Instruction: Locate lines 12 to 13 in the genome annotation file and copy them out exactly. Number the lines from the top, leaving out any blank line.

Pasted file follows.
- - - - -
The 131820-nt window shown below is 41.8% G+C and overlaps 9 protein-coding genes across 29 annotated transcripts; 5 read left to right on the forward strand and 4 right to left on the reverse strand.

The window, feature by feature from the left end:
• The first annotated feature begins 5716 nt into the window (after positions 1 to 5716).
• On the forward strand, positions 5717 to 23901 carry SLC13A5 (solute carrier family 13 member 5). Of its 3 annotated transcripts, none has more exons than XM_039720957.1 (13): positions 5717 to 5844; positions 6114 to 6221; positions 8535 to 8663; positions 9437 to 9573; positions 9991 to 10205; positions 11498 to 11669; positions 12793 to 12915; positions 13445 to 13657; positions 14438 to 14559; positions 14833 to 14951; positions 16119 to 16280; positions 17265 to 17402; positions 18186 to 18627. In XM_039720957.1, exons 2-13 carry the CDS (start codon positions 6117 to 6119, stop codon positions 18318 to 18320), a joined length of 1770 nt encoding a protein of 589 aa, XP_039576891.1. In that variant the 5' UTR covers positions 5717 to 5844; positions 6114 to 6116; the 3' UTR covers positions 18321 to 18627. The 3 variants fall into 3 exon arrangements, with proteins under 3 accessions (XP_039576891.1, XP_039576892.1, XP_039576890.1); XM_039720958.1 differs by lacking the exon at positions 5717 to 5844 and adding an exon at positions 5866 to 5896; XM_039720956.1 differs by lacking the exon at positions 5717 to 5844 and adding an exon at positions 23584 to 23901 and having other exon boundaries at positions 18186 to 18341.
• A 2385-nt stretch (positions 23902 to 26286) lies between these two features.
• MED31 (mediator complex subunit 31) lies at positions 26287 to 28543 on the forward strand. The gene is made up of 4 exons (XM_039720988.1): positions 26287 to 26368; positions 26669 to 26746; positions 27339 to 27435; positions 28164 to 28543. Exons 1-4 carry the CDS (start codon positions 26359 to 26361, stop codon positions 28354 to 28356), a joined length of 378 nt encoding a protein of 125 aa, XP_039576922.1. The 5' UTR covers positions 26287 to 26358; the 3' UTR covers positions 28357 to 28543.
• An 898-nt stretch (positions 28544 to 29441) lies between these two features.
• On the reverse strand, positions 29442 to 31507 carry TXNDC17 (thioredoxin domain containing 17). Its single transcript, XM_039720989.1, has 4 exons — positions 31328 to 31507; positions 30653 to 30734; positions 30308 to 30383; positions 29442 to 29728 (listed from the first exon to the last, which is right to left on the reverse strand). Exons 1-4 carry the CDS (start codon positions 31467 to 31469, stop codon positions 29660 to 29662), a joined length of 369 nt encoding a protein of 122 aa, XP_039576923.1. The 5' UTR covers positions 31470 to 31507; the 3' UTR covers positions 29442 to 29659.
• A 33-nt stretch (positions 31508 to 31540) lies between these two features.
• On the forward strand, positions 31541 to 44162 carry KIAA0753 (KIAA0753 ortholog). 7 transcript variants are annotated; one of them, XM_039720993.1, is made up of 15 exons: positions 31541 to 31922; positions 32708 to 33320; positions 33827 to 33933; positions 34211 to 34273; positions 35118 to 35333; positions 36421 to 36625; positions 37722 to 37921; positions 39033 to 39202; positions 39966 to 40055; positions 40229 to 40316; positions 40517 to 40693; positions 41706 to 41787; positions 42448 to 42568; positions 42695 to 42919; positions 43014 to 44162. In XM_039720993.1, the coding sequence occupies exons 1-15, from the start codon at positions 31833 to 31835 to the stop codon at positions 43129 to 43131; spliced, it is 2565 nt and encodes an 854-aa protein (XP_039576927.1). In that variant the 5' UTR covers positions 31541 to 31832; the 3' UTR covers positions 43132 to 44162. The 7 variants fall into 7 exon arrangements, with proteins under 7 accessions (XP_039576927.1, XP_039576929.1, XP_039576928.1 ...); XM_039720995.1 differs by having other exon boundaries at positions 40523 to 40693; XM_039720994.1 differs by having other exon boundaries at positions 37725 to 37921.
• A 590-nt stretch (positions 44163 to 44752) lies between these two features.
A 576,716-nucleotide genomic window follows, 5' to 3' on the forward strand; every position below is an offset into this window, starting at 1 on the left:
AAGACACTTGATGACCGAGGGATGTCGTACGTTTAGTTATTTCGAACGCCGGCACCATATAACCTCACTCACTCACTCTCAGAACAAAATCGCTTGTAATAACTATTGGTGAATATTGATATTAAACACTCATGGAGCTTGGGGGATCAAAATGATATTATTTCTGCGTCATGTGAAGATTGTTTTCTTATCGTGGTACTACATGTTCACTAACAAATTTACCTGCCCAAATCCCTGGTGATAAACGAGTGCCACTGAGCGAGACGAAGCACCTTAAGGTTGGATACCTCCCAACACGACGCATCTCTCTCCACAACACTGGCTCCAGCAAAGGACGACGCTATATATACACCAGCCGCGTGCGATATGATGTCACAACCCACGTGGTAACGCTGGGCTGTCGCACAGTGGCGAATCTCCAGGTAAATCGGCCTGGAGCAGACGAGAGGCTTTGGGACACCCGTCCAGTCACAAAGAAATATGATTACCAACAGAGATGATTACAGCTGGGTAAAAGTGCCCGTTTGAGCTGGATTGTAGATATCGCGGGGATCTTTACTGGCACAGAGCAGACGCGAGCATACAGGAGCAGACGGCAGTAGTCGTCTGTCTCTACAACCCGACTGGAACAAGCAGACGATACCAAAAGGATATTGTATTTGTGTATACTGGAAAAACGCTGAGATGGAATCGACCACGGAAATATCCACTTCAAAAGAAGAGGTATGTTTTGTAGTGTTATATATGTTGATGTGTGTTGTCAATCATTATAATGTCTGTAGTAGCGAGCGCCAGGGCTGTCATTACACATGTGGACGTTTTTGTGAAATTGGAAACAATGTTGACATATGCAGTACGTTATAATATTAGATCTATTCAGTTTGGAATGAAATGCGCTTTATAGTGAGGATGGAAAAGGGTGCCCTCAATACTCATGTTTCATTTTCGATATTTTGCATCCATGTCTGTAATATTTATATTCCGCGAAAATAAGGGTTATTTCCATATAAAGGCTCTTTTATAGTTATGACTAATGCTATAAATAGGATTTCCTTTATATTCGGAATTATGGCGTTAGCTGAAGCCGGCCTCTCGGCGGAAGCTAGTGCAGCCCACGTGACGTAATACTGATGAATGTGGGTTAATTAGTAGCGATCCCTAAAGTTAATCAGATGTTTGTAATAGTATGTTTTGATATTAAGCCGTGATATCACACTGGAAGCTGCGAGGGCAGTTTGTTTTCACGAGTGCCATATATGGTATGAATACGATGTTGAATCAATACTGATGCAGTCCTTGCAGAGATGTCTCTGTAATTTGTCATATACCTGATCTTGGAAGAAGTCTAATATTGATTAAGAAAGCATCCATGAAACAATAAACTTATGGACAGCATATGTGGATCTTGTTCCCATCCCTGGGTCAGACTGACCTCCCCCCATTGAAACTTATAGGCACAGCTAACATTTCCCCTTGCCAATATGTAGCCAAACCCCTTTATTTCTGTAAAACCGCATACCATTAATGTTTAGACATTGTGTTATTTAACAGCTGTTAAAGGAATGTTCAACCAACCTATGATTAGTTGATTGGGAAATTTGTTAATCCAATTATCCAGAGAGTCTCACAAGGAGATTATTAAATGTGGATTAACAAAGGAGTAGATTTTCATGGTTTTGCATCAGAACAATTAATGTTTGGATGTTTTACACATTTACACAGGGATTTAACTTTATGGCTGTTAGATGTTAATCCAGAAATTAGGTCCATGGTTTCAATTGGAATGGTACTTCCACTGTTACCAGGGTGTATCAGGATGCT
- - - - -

A 576,716-nucleotide genomic window follows, 5' to 3' on the forward strand; every position below is an offset into this window, starting at 1 on the left:
AAGACACTTGATGACCGAGGGATGTCGTACGTTTAGTTATTTCGAACGCCGGCACCATATAACCTCACTCACTCACTCTCAGAACAAAATCGCTTGTAATAACTATTGGTGAATATTGATATTAAACACTCATGGAGCTTGGGGGATCAAAATGATATTATTTCTGCGTCATGTGAAGATTGTTTTCTTATCGTGGTACTACATGTTCACTAACAAATTTACCTGCCCAAATCCCTGGTGATAAACGAGTGCCACTGAGCGAGACGAAGCACCTTAAGGTTGGATACCTCCCAACACGACGCATCTCTCTCCACAACACTGGCTCCAGCAAAGGACGACGCTATATATACACCAGCCGCGTGCGATATGATGTCACAACCCACGTGGTAACGCTGGGCTGTCGCACAGTGGCGAATCTCCAGGTAAATCGGCCTGGAGCAGACGAGAGGCTTTGGGACACCCGTCCAGTCACAAAGAAATATGATTACCAACAGAGATGATTACAGCTGGGTAAAAGTGCCCGTTTGAGCTGGATTGTAGATATCGCGGGGATCTTTACTGGCACAGAGCAGACGCGAGCATACAGGAGCAGACGGCAGTAGTCGTCTGTCTCTACAACCCGACTGGAACAAGCAGACGATACCAAAAGGATATTGTATTTGTGTATACTGGAAAAACGCTGAGATGGAATCGACCACGGAAATATCCACTTCAAAAGAAGAGGTATGTTTTGTAGTGTTATATATGTTGATGTGTGTTGTCAATCATTATAATGTCTGTAGTAGCGAGCGCCAGGGCTGTCATTACACATGTGGACGTTTTTGTGAAATTGGAAACAATGTTGACATATGCAGTACGTTATAATATTAGATCTATTCAGTTTGGAATGAAATGCGCTTTATAGTGAGGATGGAAAAGGGTGCCCTCAATACTCATGTTTCATTTTCGATATTTTGCATCCATGTCTGTAATATTTATATTCCGCGAAAATAAGGGTTATTTCCATATAAAGGCTCTTTTATAGTTATGACTAATGCTATAAATAGGATTTCCTTTATATTCGGAATTATGGCGTTAGCTGAAGCCGGCCTCTCGGCGGAAGCTAGTGCAGCCCACGTGACGTAATACTGATGAATGTGGGTTAATTAGTAGCGATCCCTAAAGTTAATCAGATGTTTGTAATAGTATGTTTTGATATTAAGCCGTGATATCACACTGGAAGCTGCGAGGGCAGTTTGTTTTCACGAGTGCCATATATGGTATGAATACGATGTTGAATCAATACTGATGCAGTCCTTGCAGAGATGTCTCTGTAATTTGTCATATACCTGATCTTGGAAGAAGTCTAATATTGATTAAGAAAGCATCCATGAAACAATAAACTTATGGACAGCATATGTGGATCTTGTTCCCATCCCTGGGTCAGACTGACCTCCCCCCATTGAAACTTATAGGCACAGCTAACATTTCCCCTTGCCAATATGTAGCCAAACCCCTTTATTTCTGTAAAACCGCATACCATTAATGTTTAGACATTGTGTTATTTAACAGCTGTTAAAGGAATGTTCAACCAACCTATGATTAGTTGATTGGGAAATTTGTTAATCCAATTATCCAGAGAGTCTCACAAGGAGATTATTAAATGTGGATTAACAAAGGAGTAGATTTTCATGGTTTTGCATCAGAACAATTAATGTTTGGATGTTTTACACATTTACACAGGGATTTAACTTTATGGCTGTTAGATGTTAATCCAGAAATTAGGTCCATGGTTTCAATTGGAATGGTACTTCCACTGTTACCAGGGTGTATCAGGATGCT